For the first quarter, Google saw earnings up 17 per cent year-on-year to $2.3bn but its shares dropped by 5 per cent, because costs grew more quickly than revenues. The latter were up 27 per cent to $8.6bn, with paid-for clicks on adverts a key driver. Operating expenses were a third of revenue, the highest proportion since 2007, and some investors are concerned at the trend, since Google plans to add a further 6,200 staff to its 23,300-strong workforce this year, the highest number in its history. Many will be focused on expansion areas like mobility, with new CEO Larry Page putting emerging technologies at the heart of his strategy. The co-founder took over the top job this month from Eric Schmidt, who stays on as chairman.
Pichette justified these rising expenses, saying: "It's clear that our past investments have been crucial to our success today - which is why we continue to invest for the long term ... We just happen to have great opportunities to fuel. Why not carpe diem now? It's there to take."
He hastened to add that Google was committed to financial discipline and all investments were regularly reviewed against productivity measures. As of 31 March, the firm had cash reserves of $36.7bn and it is expected to make further acquisitions in the key areas of mobility and social networking this year.
The next fight will be in the cloud
All this could leave Apple in a weakened position, especially if it does not move more aggressively to embrace the cloud/browser trend, which may eventually start to eclipse the apps business where it succeeds so well. Apple has made only halfhearted moves in this direction, and has been outsmarted by firms like Amazon so far. We remain unconvinced of the chances for the new breed of cloud-focused operating systems – webOS, Chrome OS, Microsoft Jupiter and MeeGo – but they do indicate where the tide of mobile web behavior is flowing, and Apple is notably absent.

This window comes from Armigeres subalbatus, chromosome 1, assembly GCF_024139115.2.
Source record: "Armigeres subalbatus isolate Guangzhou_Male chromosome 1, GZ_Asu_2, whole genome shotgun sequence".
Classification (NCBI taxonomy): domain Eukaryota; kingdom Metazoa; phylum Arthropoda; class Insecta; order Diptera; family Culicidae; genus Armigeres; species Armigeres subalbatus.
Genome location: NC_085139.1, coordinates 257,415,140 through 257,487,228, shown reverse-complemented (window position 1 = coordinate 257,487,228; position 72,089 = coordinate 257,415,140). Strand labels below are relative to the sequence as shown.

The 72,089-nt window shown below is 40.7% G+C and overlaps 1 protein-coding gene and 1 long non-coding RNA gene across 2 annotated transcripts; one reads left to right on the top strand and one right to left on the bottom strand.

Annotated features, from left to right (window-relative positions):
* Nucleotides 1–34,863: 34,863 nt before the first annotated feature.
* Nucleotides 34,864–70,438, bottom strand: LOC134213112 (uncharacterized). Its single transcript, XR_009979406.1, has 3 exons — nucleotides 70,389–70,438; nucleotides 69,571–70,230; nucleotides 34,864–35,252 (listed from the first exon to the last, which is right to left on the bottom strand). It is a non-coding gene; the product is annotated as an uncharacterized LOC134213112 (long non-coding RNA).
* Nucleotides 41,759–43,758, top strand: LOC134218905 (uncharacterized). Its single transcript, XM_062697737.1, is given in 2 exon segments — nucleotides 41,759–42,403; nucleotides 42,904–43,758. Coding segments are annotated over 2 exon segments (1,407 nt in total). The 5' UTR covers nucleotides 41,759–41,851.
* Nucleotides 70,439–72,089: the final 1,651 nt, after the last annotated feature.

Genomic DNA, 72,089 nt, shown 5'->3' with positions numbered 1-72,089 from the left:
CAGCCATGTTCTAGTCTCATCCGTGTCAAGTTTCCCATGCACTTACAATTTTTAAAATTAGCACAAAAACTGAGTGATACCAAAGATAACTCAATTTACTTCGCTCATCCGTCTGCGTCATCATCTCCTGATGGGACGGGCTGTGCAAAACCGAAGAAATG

Hewlett-Packard, for instance, is pushing webOS as a full cloud platform, providing a low power, browser-based system that can run in every imaginable connected gadget and, where required, coexist with full OSs like Windows. And HP is now reported to be preparing a music and movie store for its upcoming TouchPad webOS tablet, with a heavy emphasis on streaming and cloud storage. HP is likely to focus on multiscreen content rather than mobile-specific items. This is in line with its webOS strategy, which looks to run the system in all kinds of devices. HP's store will support a mixture of downloaded and cloud content, according to a presentation leaked to the PreCentral site for Palm enthusiasts.
As HP and Amazon leap ahead with such platforms, Apple is left in the unusual position, when it comes to content and user experience, of being behind the curve. It may call the iPad a "post-PC" product, but it still depends on a PC or Mac to sync information. iOS devices need a PC link to update the OS, move content, back-up and restore, and activate the gadgets. Only Apple TV 2 provides a fully streamed, self-activating platform. That may point to changes that will also reach the iPhone and iPad, along with streamed content and web services for iTunes and App Store. But Apple is moving too slowly, and all the lawsuits in the world will not make up for a misstep when it comes to jumping on the mobile cloud bandwagon.
Copyright © 2011, Wireless Watch
Wireless Watch is published by Rethink Research, a London-based IT publishing and consulting firm. This weekly newsletter delivers in-depth analysis and market research of mobile and wireless for business. Subscription details are here.
Interesting but is it real analysis?